Finally, Mr. Evans' suggestion that the "government" could ever be "on the hook for uninsured deposits" demonstrates a misunderstanding of FDIC insurance. To protect taxpayers, we are required to follow the "least cost" resolution, which means that uninsured depositors are paid in full only if this is the least costly option for the FDIC. This usually occurs when a bidder for the failed bank is willing to pay a higher price for the entire deposit franchise. We are authorized to deviate from the "least cost" resolution only where a so-called "systemic risk" exception is made. This is an extraordinary procedure which we have never invoked. And again, any money we borrow from the Treasury Department must be repaid through industry assessments.

I am confident in the strength of the FDIC's resources to make good on our sacred pledge to insured depositors. And, remember, no depositor has ever lost a penny of insured deposits, and never will.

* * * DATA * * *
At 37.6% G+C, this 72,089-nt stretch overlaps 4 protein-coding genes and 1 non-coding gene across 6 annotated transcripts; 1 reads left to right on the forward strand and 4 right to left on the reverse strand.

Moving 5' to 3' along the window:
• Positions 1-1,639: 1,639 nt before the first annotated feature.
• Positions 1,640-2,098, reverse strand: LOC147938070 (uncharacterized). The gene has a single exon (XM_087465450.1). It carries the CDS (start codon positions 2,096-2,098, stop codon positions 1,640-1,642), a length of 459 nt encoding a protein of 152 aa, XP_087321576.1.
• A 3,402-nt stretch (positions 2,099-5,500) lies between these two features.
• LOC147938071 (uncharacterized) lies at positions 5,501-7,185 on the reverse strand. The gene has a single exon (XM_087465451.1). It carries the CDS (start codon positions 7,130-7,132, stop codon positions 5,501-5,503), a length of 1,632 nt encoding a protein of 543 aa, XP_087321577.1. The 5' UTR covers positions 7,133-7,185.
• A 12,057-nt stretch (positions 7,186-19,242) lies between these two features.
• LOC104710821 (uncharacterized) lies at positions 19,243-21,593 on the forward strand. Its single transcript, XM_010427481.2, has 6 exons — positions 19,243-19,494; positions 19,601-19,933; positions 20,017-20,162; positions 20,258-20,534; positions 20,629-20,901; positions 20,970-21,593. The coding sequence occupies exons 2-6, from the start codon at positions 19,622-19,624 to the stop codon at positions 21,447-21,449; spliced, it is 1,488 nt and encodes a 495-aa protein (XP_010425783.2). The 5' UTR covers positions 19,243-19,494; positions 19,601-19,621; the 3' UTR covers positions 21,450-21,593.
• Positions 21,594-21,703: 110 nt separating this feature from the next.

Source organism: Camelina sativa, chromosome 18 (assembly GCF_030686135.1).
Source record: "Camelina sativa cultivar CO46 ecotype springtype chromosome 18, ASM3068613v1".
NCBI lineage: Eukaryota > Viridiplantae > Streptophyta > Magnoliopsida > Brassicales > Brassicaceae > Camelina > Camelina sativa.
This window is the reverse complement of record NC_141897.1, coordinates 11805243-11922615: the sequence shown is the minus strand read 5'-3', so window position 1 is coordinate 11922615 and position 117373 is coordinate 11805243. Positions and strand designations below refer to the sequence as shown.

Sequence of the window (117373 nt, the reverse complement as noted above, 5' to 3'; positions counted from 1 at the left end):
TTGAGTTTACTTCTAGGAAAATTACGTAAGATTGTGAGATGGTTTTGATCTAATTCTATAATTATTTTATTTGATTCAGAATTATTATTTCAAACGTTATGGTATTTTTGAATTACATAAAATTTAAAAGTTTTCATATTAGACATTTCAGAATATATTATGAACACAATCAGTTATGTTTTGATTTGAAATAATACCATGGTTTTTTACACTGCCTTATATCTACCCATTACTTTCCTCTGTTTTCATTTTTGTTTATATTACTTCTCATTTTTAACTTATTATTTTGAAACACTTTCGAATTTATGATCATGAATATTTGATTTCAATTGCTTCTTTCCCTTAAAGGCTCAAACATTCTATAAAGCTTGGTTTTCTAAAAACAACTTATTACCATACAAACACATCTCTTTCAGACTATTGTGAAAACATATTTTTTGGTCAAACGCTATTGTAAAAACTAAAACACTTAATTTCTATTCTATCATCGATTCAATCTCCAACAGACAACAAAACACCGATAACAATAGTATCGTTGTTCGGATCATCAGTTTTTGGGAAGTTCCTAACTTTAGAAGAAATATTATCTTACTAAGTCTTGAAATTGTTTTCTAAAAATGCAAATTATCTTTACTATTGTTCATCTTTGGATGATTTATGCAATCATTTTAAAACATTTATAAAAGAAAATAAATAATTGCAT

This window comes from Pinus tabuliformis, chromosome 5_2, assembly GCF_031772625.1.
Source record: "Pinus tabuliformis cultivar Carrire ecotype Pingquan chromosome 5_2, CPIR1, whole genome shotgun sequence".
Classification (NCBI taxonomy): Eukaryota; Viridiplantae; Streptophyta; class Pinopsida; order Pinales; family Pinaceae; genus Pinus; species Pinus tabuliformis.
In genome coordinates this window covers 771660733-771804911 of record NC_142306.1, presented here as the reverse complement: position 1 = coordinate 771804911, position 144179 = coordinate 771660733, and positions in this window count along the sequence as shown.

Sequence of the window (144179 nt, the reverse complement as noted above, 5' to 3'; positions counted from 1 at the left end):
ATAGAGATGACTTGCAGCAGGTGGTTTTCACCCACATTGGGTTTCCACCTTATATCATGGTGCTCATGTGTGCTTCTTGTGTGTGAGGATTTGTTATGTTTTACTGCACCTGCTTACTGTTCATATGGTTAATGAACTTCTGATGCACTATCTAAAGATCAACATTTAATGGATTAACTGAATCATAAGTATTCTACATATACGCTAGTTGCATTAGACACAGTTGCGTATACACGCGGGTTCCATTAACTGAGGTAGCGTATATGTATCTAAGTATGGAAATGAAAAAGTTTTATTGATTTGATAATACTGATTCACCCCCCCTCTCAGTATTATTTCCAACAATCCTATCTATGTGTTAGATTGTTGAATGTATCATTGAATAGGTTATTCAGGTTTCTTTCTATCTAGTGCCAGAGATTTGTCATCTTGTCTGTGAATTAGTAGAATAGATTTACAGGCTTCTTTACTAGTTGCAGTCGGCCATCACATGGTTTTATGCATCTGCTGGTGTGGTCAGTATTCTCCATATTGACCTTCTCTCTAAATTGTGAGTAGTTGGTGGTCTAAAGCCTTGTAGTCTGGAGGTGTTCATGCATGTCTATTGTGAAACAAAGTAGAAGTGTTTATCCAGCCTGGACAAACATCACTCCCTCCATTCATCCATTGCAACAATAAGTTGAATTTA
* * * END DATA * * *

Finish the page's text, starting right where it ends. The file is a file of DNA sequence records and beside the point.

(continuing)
Andrew Gray
Director
Office of Public Affairs
Federal Deposit Insurance Corporation

4 comments:

Dividends Anonymous said...

Wow, someone sure is defensive of a little criticism!

If the fund was strong enough to cover any future failures, why would they need to raise bank premiums, especially in the face of the proposed bailout by the US Gov?

I can understand the PR ploy here though. They really don't want to see a continued move by depositors to pull out money in financial institutions that they perceive to be in trouble.

John Kaighn said...

Frustration and anger are two feelings that come bubbling forth from my gut as I watch the drama unfold in regard to the rescue plan for our financial system being deliberated before my eyes. At the heart of the matter sit the two Government Sponsored Enterprises (GSE's) Fannie Mae and Freddie Mac. The utter disregard for the facts by the mainstream television and print media, Barney Frank and Christopher Dodd completely amazes me.